Mexico says it has avoided COVID-19 'deluge' even as cases mount

Mexico says it has avoided COVID-19 'deluge' even as cases mount

Outbreak of the coronavirus disease (COVID-19) in Ciudad Juarez
FILE PHOTO: Cemetery workers place a coffin, containing the body of a 52-year old woman who died of the coronavirus disease (COVID-19), into a grave at the San Rafael cemetery, in Ciudad Juarez, Mexico May 19, 2020. REUTERS/Jose Luis Gonzalez

MEXICO CITY: Mexico's government said on Friday (May 22) it had the coronavirus outbreak under control even as the country becomes one of the global hotspots for the pandemic.

The health ministry had forecast the outbreak could peak two weeks ago, but Mexico has posted its highest totals of deaths and infections in the past two days, trailing only the United States and Brazil for fatalities on Wednesday and Thursday.

"My grandparents were admitted the day before yesterday and they haven't given us any information," said 24-year-old Tania Gonzalez, as she stood outside a public hospital in Mexico City.

"We're worried. We don't know if they're dead, alive, if they're being treated, what sort of state they're in."

Under pressure from politicians, officials, and the business lobby in Washington, Mexico has already started to reopen parts of the economy.

However, some politicians and public health experts fear that may be premature. In the past seven days, Mexico registered 27 per cent of its total 6,510 confirmed deaths from the coronavirus and 24 per cent of the 59,567 cases. It reported its first case in February.

READ: South America 'a new epicentre' of COVID-19: WHO

On Friday, President Andres Manuel Lopez Obrador said the country was coping.

"The key thing is that in spite of the suffering and the loss of human life, we've avoided a deluge," the president told a news conference. "We can rule that out."

Mexico has so far avoided the kind of devastating mass outbreaks seen in northern Italy or New York. But deaths and new infections in Latin America's second-largest country are still rising.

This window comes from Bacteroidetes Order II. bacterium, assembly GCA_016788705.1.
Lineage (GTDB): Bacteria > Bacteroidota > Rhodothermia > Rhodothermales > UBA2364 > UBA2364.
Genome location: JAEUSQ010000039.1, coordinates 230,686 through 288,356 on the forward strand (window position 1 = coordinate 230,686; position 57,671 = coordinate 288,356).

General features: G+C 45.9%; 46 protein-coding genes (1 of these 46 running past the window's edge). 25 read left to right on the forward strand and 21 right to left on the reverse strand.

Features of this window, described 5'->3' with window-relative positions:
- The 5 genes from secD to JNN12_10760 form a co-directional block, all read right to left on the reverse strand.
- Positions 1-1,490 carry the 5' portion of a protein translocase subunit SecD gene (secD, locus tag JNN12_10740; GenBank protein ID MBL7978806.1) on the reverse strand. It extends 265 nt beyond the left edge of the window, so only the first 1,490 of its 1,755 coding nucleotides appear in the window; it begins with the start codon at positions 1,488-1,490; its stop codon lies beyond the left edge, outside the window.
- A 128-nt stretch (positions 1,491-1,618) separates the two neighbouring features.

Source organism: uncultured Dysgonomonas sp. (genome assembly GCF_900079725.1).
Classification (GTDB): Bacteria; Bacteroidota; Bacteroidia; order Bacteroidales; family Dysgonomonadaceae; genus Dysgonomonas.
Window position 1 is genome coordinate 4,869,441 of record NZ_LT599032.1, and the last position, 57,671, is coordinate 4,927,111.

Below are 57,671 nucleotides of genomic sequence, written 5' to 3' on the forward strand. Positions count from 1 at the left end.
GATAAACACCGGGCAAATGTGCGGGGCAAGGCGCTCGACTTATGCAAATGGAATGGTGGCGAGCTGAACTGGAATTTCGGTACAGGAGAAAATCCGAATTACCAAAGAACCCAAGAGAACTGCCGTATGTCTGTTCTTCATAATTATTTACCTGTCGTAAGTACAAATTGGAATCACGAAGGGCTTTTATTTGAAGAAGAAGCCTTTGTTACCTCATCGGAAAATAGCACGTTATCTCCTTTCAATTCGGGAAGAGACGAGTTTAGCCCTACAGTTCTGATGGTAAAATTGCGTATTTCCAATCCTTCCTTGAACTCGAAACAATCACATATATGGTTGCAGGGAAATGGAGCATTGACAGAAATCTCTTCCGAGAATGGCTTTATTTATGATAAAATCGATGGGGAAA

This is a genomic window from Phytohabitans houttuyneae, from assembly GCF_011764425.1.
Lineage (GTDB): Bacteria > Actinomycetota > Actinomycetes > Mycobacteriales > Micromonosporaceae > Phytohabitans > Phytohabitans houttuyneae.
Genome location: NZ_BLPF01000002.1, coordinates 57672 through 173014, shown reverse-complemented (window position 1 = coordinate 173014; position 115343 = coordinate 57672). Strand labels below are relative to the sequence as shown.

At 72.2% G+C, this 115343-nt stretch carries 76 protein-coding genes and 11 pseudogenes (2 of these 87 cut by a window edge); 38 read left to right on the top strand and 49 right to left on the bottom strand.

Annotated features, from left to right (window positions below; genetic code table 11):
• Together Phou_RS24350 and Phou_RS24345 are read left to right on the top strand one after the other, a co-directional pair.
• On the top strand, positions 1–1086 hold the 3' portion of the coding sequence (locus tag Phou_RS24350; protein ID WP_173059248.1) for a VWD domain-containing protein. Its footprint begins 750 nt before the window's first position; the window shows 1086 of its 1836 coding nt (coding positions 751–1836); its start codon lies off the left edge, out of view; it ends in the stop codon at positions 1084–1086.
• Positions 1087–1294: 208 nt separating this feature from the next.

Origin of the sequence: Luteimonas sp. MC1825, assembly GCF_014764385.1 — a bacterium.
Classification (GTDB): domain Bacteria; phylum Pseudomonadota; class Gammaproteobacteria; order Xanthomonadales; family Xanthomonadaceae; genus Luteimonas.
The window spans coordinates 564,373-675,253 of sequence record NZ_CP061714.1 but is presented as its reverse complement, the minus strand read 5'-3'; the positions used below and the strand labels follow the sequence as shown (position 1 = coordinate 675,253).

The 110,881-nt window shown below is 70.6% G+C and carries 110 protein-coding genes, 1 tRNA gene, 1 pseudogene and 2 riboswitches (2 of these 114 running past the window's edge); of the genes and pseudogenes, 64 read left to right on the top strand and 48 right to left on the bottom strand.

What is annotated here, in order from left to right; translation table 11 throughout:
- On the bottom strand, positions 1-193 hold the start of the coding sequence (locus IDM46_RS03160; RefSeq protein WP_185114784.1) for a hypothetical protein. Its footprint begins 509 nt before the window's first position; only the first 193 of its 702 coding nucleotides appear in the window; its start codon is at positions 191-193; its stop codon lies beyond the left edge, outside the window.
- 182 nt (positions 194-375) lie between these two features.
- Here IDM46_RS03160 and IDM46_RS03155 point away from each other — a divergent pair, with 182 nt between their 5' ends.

Mexico has not launched a widespread testing regime or imposed the kind of strict lockdown used in parts of neighboring Central America.

"It's not just that the risk of infection is high but what's being called a return to the new normal could make new cases increase exponentially ... leading to more loss of life," said Trizia Herrera, an associate at public policy consulting firm EPLOC.

"It seems premature that President Lopez Obrador is talking about ruling out a deluge in Mexico, as the epidemic is still growing."

A Reuters survey of 18 funeral homes and crematoriums across the capital found that official statistics may be significantly understating the true death toll.

The government has said the actual number of cases likely exceeds the confirmed totals but Lopez Obrador has rejected reports the numbers are far higher.

Mexico City and the surrounding area has borne the brunt of the pandemic and occupation of hospital beds in the capital this week stood at 72 per cent, a slight fall from last week.

Francisco Moreno, an infectious disease expert and head of the COVID-19 program at Mexico City's ABC medical center, said the main issue was the availability of ventilators and medical staff trained to use them.

Some 64 per cent of beds in the capital with ventilators were occupied as of Wednesday, the latest data show.

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Source: Reuters/nh

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